We can increase our confidence in C1.1 by eliminating additional defeaters. For instance, if the examiner has recently undergone a hearing test, we could eliminate UM4.1.

Conclusion

This blog post discusses achieving confidence in a claim and introduces the idea of defeaters and confidence maps. To review, doubt in an argument can result from uncertainty about the claims, evidence, or inferences. Such uncertainty is represented by a defeater. A rebutting defeater attacks a claim by suggesting a reason why it can be false. An undermining defeater attacks the evidence and asks why the evidence may be compromised. Finally, an undercutting defeater attacks the inference rule and asks how the premise can be OK, but the conclusion uncertain.

Confidence in a claim increases as the reasons for doubt are eliminated. If we have eliminated zero defeaters, then we have no reason to have confidence in the claim. If we have eliminated all of the defeaters, then we have no reason to doubt the claim. But if there are still uneliminated defeaters, then there remains some doubt about the claim.

It may be hard to completely eliminate a defeater. Suppose we know little about the light bulb examiner, but we know that 1 percent of the population as a whole will have trouble hearing a rattle in a defective light bulb. Shouldn’t we be able to mostly eliminate defeater UM4.1 on that basis? That and related topics will be discussed in the next article in this series.

Additional Resources

To read the SEI paper Measuring Assurance Case Confidence using Baconian Probabilities, please visit http://www.sei.cmu.edu/library/assets/whitepapers/icsews13assure-id5-p-16156-preprint.pdf

To read the SEI paper Eliminative Induction: A Basis for Arguing System Confidence, please visit
http://www.sei.cmu.edu/library/assets/whitepapers/icse13nier-id10-p-15833-preprint.pdf

To read the SEI Technical Report, Toward a Theory of Assurance Case Confidence, please visit
http://www.sei.cmu.edu/reports/12tr002.pdf

To read the Hawkins, Kelly, Knight, and Graydon paper A New Approach to Creating Clear Safety Arguments, please visit http://www-users.cs.york.ac.uk/~rhawkins/papers/HawkinsSSS11.pdf

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2 responses to “Eliminative Argumentation: A Means for Assuring Confidence in Safety-Critical Systems”

  1. Donald Firesmith Says:
    Excellent summary.
    I do have a couple of questions.
    (1) Regarding Baconian probabilities, how do I compare the amount of doubt I should have in two different situations where the same number of unresolved doubts exist, but they are different? The rebuttal defeaters probably have highly different probabilities of being true. For example, the probably that the bulb is dead is much larger than the probabilities that either the switch is not connected or there is no power. Thus, it seems like we are comparing apples and oranges, even if the the doubt numbers (such as 2/10) are the same.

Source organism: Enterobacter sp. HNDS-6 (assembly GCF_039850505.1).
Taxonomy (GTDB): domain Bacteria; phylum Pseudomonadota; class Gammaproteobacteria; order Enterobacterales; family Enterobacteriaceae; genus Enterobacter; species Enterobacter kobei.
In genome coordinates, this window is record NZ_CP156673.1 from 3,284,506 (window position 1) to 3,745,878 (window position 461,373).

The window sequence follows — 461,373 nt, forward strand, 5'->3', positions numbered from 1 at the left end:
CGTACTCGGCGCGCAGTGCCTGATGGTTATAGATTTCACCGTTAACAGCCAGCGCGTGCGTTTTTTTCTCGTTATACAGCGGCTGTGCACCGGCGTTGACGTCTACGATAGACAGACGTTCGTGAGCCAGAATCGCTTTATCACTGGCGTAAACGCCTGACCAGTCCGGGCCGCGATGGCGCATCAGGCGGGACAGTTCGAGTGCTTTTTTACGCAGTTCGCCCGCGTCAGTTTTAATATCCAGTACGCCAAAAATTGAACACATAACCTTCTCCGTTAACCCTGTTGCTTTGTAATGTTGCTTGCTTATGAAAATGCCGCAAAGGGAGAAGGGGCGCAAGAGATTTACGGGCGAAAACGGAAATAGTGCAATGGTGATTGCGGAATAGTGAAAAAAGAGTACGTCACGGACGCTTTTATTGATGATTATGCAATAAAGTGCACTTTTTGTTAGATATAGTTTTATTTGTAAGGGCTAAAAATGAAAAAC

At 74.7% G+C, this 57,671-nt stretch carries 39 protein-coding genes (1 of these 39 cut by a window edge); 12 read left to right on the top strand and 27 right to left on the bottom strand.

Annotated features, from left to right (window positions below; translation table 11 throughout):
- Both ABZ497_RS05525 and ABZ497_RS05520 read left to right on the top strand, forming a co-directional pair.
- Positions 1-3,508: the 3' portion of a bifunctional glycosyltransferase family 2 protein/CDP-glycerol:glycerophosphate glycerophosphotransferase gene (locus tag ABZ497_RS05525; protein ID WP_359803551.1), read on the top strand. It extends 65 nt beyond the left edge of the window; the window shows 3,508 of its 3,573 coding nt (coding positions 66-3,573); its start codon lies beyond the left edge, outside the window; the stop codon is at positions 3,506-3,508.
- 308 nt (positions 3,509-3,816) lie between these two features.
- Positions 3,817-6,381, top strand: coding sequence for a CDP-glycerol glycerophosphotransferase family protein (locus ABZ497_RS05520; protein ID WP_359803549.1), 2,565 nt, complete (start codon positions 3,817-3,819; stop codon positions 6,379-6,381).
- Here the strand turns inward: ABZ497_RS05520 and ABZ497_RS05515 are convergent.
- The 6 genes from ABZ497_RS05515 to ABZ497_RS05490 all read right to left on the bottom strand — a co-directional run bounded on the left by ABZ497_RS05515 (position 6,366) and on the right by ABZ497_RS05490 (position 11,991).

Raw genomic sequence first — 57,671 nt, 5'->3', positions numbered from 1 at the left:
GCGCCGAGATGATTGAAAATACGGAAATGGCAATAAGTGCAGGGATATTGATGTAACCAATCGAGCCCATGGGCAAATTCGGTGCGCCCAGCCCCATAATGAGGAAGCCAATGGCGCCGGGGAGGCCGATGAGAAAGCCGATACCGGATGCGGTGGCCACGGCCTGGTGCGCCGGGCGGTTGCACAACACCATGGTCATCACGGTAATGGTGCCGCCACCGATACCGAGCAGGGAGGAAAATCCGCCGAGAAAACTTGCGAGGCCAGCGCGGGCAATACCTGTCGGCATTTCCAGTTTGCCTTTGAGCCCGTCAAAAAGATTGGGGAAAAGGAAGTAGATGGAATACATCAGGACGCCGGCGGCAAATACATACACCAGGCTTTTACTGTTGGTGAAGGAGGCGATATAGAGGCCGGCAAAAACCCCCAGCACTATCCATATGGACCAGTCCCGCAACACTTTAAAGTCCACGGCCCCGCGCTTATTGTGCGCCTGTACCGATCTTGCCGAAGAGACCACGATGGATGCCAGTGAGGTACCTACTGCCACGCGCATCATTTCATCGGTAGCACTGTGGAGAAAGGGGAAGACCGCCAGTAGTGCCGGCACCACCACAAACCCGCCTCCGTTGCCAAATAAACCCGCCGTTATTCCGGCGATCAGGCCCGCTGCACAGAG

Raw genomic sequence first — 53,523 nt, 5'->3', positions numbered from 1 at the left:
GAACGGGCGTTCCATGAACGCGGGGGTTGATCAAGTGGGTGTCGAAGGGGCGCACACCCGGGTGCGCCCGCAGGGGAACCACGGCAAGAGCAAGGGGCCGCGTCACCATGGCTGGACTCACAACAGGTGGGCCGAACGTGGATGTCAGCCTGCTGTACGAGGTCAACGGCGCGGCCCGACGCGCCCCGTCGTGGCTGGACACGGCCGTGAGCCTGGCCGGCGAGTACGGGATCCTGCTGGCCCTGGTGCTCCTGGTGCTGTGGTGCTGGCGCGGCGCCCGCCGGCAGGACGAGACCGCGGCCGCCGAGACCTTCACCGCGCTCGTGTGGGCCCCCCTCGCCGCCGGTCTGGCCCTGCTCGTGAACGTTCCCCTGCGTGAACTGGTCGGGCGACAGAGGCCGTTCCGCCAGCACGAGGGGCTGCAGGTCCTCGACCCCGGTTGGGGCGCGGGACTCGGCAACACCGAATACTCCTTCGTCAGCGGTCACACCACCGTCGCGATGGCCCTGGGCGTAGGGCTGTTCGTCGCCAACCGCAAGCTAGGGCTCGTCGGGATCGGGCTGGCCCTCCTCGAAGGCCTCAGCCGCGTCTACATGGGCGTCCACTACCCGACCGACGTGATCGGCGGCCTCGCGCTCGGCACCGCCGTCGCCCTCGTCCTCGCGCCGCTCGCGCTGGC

(2) Are the evidence icons (rectangles with rounded corners) and rebuttal defeater icons (rectangles with chopped off corners) set in stone? The icons are much too similar in shape to be easily and unambiguously differentiated (as evidenced by the diagrams in this post). You cannot always count on different colors due to printing black and white diagrams (as in books and conference papers) and some people are color blind. The field of Semiotics provides guidance on creating icons that are easy to understand (i.e., both easy to differentiate and intuitively obvious). I would strongly suggest changing the shape of the rebuttal defeater icon
  2. Chuck Weinstock Says:
    Don,

    Thanks for your comments. I'll take the second one first...the icons are not set in stone and can be easily and systematically modified. The shapes are indeed fairly close. In practice we haven't found this to be a problem, but that's probably because 1) we always see them in color, and 2) we work with them daily. We'll think about an alternative. The main problem is that if it isn't a rectangle or nearly a rectangle it is inefficient with respect to displaying text.

    Now on to your first point: we have struggled with the idea of defeater "importance" almost from the beginning of our work on confidence theory. We are currently exploring some ideas that may be the subject of the next article in this series.

    For now I will point out that a confidence of 3|10 is definitely higher than a confidence of 2|10 when the three eliminated defeaters in the first case include the two eliminated in the second case.

    Chuck